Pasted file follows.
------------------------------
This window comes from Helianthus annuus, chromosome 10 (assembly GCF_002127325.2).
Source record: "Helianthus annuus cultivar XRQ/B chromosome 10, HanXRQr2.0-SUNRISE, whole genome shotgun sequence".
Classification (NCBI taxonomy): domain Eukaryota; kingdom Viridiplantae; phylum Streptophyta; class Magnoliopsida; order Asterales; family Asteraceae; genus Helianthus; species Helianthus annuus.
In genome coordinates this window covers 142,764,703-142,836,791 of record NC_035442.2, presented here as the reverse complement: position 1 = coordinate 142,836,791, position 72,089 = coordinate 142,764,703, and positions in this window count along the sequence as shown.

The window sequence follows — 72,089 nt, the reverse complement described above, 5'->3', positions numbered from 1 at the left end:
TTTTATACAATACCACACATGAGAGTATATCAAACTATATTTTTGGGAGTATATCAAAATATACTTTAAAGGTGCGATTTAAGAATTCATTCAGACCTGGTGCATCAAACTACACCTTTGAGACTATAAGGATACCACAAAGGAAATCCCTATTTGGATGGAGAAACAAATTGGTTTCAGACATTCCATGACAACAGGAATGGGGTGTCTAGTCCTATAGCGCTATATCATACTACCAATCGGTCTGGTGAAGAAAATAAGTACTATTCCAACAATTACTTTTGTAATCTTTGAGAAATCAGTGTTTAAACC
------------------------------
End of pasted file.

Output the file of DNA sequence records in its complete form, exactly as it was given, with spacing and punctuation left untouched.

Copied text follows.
This window comes from Helianthus annuus, chromosome 10 (assembly GCF_002127325.2).
Source record: "Helianthus annuus cultivar XRQ/B chromosome 10, HanXRQr2.0-SUNRISE, whole genome shotgun sequence".
Classification (NCBI taxonomy): domain Eukaryota; kingdom Viridiplantae; phylum Streptophyta; class Magnoliopsida; order Asterales; family Asteraceae; genus Helianthus; species Helianthus annuus.
In genome coordinates this window covers 142,764,703-142,836,791 of record NC_035442.2, presented here as the reverse complement: position 1 = coordinate 142,836,791, position 72,089 = coordinate 142,764,703, and positions in this window count along the sequence as shown.

The window sequence follows — 72,089 nt, the reverse complement described above, 5'->3', positions numbered from 1 at the left end:
TTTTATACAATACCACACATGAGAGTATATCAAACTATATTTTTGGGAGTATATCAAAATATACTTTAAAGGTGCGATTTAAGAATTCATTCAGACCTGGTGCATCAAACTACACCTTTGAGACTATAAGGATACCACAAAGGAAATCCCTATTTGGATGGAGAAACAAATTGGTTTCAGACATTCCATGACAACAGGAATGGGGTGTCTAGTCCTATAGCGCTATATCATACTACCAATCGGTCTGGTGAAGAAAATAAGTACTATTCCAACAATTACTTTTGTAATCTTTGAGAAATCAGTGTTTAAACC